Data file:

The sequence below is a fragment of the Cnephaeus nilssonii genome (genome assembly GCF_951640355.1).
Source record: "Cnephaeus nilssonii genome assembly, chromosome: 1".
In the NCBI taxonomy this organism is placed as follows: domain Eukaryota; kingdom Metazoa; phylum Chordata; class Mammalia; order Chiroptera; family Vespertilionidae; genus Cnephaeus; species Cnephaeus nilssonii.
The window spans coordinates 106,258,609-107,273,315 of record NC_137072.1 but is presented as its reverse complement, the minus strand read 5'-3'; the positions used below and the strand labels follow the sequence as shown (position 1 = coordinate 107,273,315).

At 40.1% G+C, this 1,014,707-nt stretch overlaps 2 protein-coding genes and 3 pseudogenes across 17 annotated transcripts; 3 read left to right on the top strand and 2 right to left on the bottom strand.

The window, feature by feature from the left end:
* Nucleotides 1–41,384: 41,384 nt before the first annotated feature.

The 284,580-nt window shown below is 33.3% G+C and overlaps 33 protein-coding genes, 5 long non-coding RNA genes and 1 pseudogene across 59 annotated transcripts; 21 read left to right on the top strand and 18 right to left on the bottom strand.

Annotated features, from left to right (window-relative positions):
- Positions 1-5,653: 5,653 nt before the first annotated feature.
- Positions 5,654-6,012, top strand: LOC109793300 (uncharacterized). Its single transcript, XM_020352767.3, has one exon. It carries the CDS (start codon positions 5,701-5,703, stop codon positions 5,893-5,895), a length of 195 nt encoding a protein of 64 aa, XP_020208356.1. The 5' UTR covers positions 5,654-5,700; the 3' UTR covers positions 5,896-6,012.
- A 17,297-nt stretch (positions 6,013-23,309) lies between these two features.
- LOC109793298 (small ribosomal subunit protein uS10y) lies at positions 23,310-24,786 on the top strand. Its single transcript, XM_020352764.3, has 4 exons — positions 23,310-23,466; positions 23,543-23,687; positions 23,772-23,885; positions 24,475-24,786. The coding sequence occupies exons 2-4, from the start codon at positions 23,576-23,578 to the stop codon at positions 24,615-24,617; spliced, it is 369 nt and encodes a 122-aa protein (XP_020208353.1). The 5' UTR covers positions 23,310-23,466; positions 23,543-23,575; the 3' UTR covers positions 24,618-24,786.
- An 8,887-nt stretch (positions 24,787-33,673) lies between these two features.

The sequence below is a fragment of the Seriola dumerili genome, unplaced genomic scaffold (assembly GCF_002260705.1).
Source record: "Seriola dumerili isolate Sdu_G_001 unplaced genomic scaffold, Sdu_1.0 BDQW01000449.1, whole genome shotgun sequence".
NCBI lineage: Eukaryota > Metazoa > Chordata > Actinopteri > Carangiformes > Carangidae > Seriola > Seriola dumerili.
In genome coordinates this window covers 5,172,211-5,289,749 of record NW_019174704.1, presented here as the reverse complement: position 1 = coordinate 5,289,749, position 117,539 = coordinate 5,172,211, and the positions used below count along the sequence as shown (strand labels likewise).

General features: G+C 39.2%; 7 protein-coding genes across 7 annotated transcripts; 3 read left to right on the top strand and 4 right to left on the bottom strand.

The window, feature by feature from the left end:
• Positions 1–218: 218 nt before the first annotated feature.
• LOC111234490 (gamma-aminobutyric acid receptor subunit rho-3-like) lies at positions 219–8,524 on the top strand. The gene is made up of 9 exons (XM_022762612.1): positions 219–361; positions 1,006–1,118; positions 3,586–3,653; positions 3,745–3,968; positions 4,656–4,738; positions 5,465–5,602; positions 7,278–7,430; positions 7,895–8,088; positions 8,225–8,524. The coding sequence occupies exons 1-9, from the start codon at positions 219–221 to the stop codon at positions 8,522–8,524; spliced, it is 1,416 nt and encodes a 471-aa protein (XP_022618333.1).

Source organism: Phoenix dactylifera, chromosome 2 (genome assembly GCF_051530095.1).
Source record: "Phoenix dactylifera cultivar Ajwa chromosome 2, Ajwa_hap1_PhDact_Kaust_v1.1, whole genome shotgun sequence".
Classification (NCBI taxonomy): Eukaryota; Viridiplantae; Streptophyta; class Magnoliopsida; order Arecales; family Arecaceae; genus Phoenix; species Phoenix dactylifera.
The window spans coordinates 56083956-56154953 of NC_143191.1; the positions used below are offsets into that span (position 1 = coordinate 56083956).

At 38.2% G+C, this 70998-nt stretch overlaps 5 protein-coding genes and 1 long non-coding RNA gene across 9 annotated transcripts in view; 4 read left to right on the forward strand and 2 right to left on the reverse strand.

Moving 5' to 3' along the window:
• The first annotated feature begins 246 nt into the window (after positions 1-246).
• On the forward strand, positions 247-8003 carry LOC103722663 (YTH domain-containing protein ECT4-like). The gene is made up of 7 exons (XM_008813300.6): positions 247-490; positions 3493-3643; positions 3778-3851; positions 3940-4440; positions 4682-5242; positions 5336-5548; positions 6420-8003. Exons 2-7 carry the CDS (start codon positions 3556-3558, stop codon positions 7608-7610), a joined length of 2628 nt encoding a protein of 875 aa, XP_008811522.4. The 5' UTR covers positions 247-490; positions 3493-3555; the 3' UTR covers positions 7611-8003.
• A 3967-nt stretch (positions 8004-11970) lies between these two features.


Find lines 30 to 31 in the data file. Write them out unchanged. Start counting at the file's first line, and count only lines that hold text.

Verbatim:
• On the forward strand, positions 247-8003 carry LOC103722663 (YTH domain-containing protein ECT4-like). The gene is made up of 7 exons (XM_008813300.6): positions 247-490; positions 3493-3643; positions 3778-3851; positions 3940-4440; positions 4682-5242; positions 5336-5548; positions 6420-8003. Exons 2-7 carry the CDS (start codon positions 3556-3558, stop codon positions 7608-7610), a joined length of 2628 nt encoding a protein of 875 aa, XP_008811522.4. The 5' UTR covers positions 247-490; positions 3493-3555; the 3' UTR covers positions 7611-8003.
• A 3967-nt stretch (positions 8004-11970) lies between these two features.